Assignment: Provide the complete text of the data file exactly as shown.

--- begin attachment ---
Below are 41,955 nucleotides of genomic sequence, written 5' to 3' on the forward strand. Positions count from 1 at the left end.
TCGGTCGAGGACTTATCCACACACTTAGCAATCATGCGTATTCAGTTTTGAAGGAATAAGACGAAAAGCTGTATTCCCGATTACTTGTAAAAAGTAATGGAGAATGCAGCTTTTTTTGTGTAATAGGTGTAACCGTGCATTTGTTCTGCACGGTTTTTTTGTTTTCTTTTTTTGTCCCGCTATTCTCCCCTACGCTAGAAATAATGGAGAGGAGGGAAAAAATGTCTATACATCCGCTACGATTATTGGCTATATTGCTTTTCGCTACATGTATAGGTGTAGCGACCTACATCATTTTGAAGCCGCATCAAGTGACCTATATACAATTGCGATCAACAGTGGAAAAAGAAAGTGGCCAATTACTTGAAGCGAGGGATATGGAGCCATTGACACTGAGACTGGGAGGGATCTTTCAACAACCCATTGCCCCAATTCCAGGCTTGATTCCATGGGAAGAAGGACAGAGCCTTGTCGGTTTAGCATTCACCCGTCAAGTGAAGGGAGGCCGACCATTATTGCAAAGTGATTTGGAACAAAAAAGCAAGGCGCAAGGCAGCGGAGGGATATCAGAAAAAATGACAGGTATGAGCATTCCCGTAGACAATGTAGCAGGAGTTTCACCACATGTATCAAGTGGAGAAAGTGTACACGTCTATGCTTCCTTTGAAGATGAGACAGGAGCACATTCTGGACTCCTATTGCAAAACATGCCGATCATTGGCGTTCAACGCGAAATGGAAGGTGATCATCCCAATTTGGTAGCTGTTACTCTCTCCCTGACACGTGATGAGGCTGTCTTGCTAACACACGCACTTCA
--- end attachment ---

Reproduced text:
Below are 41,955 nucleotides of genomic sequence, written 5' to 3' on the forward strand. Positions count from 1 at the left end.
TCGGTCGAGGACTTATCCACACACTTAGCAATCATGCGTATTCAGTTTTGAAGGAATAAGACGAAAAGCTGTATTCCCGATTACTTGTAAAAAGTAATGGAGAATGCAGCTTTTTTTGTGTAATAGGTGTAACCGTGCATTTGTTCTGCACGGTTTTTTTGTTTTCTTTTTTTGTCCCGCTATTCTCCCCTACGCTAGAAATAATGGAGAGGAGGGAAAAAATGTCTATACATCCGCTACGATTATTGGCTATATTGCTTTTCGCTACATGTATAGGTGTAGCGACCTACATCATTTTGAAGCCGCATCAAGTGACCTATATACAATTGCGATCAACAGTGGAAAAAGAAAGTGGCCAATTACTTGAAGCGAGGGATATGGAGCCATTGACACTGAGACTGGGAGGGATCTTTCAACAACCCATTGCCCCAATTCCAGGCTTGATTCCATGGGAAGAAGGACAGAGCCTTGTCGGTTTAGCATTCACCCGTCAAGTGAAGGGAGGCCGACCATTATTGCAAAGTGATTTGGAACAAAAAAGCAAGGCGCAAGGCAGCGGAGGGATATCAGAAAAAATGACAGGTATGAGCATTCCCGTAGACAATGTAGCAGGAGTTTCACCACATGTATCAAGTGGAGAAAGTGTACACGTCTATGCTTCCTTTGAAGATGAGACAGGAGCACATTCTGGACTCCTATTGCAAAACATGCCGATCATTGGCGTTCAACGCGAAATGGAAGGTGATCATCCCAATTTGGTAGCTGTTACTCTCTCCCTGACACGTGATGAGGCTGTCTTGCTAACACACGCACTTCA